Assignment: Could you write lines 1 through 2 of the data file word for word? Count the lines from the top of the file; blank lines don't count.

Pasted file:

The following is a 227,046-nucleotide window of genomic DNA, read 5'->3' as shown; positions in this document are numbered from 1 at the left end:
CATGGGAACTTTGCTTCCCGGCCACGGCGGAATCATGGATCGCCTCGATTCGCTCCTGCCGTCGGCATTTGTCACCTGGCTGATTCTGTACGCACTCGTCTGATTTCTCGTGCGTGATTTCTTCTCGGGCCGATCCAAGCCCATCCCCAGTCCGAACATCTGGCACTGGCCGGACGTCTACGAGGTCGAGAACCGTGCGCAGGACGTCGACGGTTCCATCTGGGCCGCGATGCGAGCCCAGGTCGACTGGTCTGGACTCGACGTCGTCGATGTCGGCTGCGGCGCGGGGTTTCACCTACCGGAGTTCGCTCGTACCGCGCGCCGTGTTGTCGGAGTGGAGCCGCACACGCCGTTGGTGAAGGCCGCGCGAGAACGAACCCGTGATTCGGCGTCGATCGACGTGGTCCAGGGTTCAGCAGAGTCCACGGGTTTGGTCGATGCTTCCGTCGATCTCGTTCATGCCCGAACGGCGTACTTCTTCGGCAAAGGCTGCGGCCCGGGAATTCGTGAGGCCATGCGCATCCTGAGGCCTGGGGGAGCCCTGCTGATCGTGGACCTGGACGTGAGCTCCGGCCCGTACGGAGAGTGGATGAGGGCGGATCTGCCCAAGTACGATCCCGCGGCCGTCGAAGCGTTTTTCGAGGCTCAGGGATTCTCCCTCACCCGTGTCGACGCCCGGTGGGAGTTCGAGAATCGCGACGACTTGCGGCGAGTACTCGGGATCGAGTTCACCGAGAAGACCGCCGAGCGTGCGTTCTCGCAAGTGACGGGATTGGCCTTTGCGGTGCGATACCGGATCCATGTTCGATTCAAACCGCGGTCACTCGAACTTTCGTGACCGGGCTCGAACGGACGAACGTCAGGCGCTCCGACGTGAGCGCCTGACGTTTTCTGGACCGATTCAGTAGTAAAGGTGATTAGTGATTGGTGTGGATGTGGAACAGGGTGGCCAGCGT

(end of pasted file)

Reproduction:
The following is a 227,046-nucleotide window of genomic DNA, read 5'->3' as shown; positions in this document are numbered from 1 at the left end:
CATGGGAACTTTGCTTCCCGGCCACGGCGGAATCATGGATCGCCTCGATTCGCTCCTGCCGTCGGCATTTGTCACCTGGCTGATTCTGTACGCACTCGTCTGATTTCTCGTGCGTGATTTCTTCTCGGGCCGATCCAAGCCCATCCCCAGTCCGAACATCTGGCACTGGCCGGACGTCTACGAGGTCGAGAACCGTGCGCAGGACGTCGACGGTTCCATCTGGGCCGCGATGCGAGCCCAGGTCGACTGGTCTGGACTCGACGTCGTCGATGTCGGCTGCGGCGCGGGGTTTCACCTACCGGAGTTCGCTCGTACCGCGCGCCGTGTTGTCGGAGTGGAGCCGCACACGCCGTTGGTGAAGGCCGCGCGAGAACGAACCCGTGATTCGGCGTCGATCGACGTGGTCCAGGGTTCAGCAGAGTCCACGGGTTTGGTCGATGCTTCCGTCGATCTCGTTCATGCCCGAACGGCGTACTTCTTCGGCAAAGGCTGCGGCCCGGGAATTCGTGAGGCCATGCGCATCCTGAGGCCTGGGGGAGCCCTGCTGATCGTGGACCTGGACGTGAGCTCCGGCCCGTACGGAGAGTGGATGAGGGCGGATCTGCCCAAGTACGATCCCGCGGCCGTCGAAGCGTTTTTCGAGGCTCAGGGATTCTCCCTCACCCGTGTCGACGCCCGGTGGGAGTTCGAGAATCGCGACGACTTGCGGCGAGTACTCGGGATCGAGTTCACCGAGAAGACCGCCGAGCGTGCGTTCTCGCAAGTGACGGGATTGGCCTTTGCGGTGCGATACCGGATCCATGTTCGATTCAAACCGCGGTCACTCGAACTTTCGTGACCGGGCTCGAACGGACGAACGTCAGGCGCTCCGACGTGAGCGCCTGACGTTTTCTGGACCGATTCAGTAGTAAAGGTGATTAGTGATTGGTGTGGATGTGGAACAGGGTGGCCAGCGT